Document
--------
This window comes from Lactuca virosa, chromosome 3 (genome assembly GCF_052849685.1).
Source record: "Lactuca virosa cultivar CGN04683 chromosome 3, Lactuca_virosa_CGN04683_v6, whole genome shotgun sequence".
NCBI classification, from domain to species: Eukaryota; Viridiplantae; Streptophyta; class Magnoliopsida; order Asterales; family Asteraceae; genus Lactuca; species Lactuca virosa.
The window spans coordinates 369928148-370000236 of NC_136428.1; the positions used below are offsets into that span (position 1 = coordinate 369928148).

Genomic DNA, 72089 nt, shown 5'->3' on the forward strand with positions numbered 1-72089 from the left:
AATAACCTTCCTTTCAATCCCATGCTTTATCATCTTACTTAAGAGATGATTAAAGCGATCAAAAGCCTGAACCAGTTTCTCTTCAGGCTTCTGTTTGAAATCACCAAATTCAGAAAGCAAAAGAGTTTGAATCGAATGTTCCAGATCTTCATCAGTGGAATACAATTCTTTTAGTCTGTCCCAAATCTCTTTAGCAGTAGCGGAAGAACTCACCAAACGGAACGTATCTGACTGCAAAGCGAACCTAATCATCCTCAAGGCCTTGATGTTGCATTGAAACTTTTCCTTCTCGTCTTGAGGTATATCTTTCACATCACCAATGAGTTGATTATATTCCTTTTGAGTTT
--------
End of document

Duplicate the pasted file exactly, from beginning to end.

This window comes from Lactuca virosa, chromosome 3 (genome assembly GCF_052849685.1).
Source record: "Lactuca virosa cultivar CGN04683 chromosome 3, Lactuca_virosa_CGN04683_v6, whole genome shotgun sequence".
NCBI classification, from domain to species: Eukaryota; Viridiplantae; Streptophyta; class Magnoliopsida; order Asterales; family Asteraceae; genus Lactuca; species Lactuca virosa.
The window spans coordinates 369928148-370000236 of NC_136428.1; the positions used below are offsets into that span (position 1 = coordinate 369928148).

Genomic DNA, 72089 nt, shown 5'->3' on the forward strand with positions numbered 1-72089 from the left:
AATAACCTTCCTTTCAATCCCATGCTTTATCATCTTACTTAAGAGATGATTAAAGCGATCAAAAGCCTGAACCAGTTTCTCTTCAGGCTTCTGTTTGAAATCACCAAATTCAGAAAGCAAAAGAGTTTGAATCGAATGTTCCAGATCTTCATCAGTGGAATACAATTCTTTTAGTCTGTCCCAAATCTCTTTAGCAGTAGCGGAAGAACTCACCAAACGGAACGTATCTGACTGCAAAGCGAACCTAATCATCCTCAAGGCCTTGATGTTGCATTGAAACTTTTCCTTCTCGTCTTGAGGTATATCTTTCACATCACCAATGAGTTGATTATATTCCTTTTGAGTTT